Podocytes as a Direct Target of Drugs Used in Idiopathic Nephrotic Syndrome

Published on 01/05/2016 by admin

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Last modified 03/05/2016

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Fig. 13.1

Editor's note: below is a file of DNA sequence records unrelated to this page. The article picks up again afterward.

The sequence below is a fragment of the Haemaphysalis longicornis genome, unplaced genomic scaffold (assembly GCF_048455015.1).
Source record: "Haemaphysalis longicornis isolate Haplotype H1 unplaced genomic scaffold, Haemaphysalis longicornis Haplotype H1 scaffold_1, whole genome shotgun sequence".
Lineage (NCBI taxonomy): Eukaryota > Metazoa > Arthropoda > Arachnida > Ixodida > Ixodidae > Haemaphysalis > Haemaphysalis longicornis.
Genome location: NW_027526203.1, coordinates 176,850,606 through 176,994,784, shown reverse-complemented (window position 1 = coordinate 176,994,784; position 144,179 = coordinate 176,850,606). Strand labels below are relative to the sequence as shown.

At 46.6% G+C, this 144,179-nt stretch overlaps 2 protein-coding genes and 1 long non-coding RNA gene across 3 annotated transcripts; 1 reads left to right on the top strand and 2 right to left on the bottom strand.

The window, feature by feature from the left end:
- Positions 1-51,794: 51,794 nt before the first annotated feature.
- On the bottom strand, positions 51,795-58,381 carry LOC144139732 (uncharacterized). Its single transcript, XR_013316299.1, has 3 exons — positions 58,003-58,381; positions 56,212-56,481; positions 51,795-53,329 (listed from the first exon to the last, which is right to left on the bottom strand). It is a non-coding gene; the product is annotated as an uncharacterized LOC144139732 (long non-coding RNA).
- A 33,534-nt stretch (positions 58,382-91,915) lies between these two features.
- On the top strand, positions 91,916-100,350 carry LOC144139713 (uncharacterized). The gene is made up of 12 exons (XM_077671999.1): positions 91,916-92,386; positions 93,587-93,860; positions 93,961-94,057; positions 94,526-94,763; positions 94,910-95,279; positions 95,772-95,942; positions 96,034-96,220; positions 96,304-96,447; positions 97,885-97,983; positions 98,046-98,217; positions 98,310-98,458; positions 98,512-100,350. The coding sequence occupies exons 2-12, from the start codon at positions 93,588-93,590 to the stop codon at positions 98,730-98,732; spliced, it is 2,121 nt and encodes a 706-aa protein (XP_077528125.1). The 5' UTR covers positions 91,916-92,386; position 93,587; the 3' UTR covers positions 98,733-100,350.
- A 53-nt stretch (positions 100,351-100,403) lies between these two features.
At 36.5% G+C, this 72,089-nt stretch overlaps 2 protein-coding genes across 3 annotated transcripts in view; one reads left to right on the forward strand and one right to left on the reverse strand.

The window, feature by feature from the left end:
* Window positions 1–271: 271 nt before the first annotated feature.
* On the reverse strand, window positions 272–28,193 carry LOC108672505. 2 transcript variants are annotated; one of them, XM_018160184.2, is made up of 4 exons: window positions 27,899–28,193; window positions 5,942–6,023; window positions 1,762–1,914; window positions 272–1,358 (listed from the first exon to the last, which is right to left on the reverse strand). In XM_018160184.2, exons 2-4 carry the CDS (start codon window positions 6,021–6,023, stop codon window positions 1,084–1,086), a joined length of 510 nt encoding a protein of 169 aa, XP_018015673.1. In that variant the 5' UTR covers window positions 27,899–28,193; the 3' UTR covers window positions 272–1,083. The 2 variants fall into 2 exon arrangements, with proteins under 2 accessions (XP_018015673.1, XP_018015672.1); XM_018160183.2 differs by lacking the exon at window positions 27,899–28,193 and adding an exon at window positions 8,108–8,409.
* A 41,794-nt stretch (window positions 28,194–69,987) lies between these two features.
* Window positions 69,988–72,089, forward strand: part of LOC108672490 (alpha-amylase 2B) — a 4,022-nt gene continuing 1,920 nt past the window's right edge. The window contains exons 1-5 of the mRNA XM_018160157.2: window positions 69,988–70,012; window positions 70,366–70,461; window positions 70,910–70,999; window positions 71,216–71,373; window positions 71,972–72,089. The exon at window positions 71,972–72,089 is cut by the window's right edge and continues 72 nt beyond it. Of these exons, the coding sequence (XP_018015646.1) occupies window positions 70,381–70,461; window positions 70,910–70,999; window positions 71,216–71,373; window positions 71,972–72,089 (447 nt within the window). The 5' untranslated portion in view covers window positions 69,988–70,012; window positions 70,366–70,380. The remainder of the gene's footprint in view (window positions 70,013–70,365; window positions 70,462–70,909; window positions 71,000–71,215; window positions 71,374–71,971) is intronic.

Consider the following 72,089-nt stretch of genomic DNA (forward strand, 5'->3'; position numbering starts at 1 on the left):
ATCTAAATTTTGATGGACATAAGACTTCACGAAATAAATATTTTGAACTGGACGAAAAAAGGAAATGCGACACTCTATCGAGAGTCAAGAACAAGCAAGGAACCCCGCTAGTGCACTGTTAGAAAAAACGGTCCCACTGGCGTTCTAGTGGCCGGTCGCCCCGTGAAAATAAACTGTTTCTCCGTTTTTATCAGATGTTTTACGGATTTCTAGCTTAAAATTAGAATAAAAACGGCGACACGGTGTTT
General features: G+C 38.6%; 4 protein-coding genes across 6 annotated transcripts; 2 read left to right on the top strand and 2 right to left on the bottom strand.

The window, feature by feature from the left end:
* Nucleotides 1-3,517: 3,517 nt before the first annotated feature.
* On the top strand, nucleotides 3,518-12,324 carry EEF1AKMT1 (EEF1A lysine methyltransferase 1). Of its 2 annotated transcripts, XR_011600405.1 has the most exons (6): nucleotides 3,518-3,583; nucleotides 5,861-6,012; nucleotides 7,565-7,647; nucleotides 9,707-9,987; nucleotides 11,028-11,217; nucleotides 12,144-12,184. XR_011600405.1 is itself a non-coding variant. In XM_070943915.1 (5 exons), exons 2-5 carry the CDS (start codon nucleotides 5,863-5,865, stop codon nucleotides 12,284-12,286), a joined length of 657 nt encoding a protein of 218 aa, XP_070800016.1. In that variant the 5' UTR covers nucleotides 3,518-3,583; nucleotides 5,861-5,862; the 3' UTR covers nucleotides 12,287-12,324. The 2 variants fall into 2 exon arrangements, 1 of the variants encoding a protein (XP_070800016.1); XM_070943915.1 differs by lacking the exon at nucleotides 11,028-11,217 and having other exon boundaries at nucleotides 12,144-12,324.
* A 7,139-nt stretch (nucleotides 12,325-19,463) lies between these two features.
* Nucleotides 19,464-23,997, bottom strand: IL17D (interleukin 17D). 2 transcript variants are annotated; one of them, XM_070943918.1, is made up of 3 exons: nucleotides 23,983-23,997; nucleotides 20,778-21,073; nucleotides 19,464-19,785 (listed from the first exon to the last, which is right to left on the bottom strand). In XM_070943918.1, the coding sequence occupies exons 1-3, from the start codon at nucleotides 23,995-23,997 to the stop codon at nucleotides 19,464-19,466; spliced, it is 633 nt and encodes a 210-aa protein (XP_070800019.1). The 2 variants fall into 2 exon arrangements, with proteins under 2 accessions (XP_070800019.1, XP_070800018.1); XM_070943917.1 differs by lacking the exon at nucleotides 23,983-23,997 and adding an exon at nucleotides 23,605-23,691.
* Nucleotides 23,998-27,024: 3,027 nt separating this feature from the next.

Signalling pathways targeted by different drugs in podocytes. The glomerular capillary wall comprises of three components: glomerular endothelial cells, GBM (glomerular basement membrane) and podocytes. With its unique properties and importance for maintaining the function of the glomerular filtration barrier, the podocyte has been suggested as a promising target for future specific therapies for proteinuric disease. Drugs that are currently used in the treatment of idiopathic nephrotic syndrome have been shown to exert direct effects on podocytes via different mechanisms: (1) Induction of CD80 results in disruption of SD complex. Blocking of this pathway may be involved in the protective effects of glucocorticoids (GCs), abatacept and levamisole on podocytes. By binding to CD80, abatacept reduces proteinuria likely by stabilising β1-integrin activation in podocytes. GCs act through binding to GR (glucocorticoid receptor). This receptor is also suggested to be involved in the actions of levamisole on podocytes. (2) Phosphorylation of Akt is decreased in podocyte injury. GCs and levamisole can restore Akt phosphorylation to promote podocyte survival. (3) ROS is another factor causing podocyte injury and apoptosis. GCs prevent podocyte apoptosis by reducing ROS, decreasing p53 expression and increasing Bcl-xL expression. Expression and translocation of AIF (apoptosis-inducing factor) can be blocked by both GCs and levamisole. (4) GTPase RhoA is a key regulator of actin cytoskeleton. This pathway has been shown to be targeted by GCs and by mTOR inhibitor everolimus and to be involved in their effects of stabilising podocyte actin cytoskeleton. (5) Expression and phosphorylation of nephrin is critical for maintaining the integrity and function of SD complex. GCs can increase nephrin expression. They also increase phosphorylation of nephrin via regulation of Nck and Fyn pathway. (6) Synaptopodin is an actin-associated podocyte protein and can be dephosphorylated by calcineurin activation resulting in cleavage and degradation mediated by Cat L (cathepsin L), which can be blocked by calcineurin inhibitor cyclosporin. When calcineurin is blocked, phosphorylated synaptopodin binds to 14-3-3 protein and is subsequently protected from degradation. Calcineurin activation could be caused by TRPC6 (transient potential cation channel 6)-mediated calcium influx. (7) Changes in distribution or expression of tight junction protein ZO-1 (zonula occludens-1) in podocytes are associated with proteinuria. Cyclosporin shows a stabilising effect on ZO-1 expression which is thought to be likely an indirect effect from stabilisation of synaptopodin. (8) Rituximab has been shown to be able to preserve the podocyte actin cytoskeleton and prevent apoptosis by binding and stabilising SMPDL-3b (sphingomyelin phosphodiesterase acid-like 3b) protein in podocytes. (9) Mizoribine promotes podocyte survival by inhibiting activation of ILK (integrin-linked kinase) and phosphorylation of GSK3β (glycogen synthase kinase-3β). The signalling pathways or molecules shown above may represent targets for future podocyte-specific therapies
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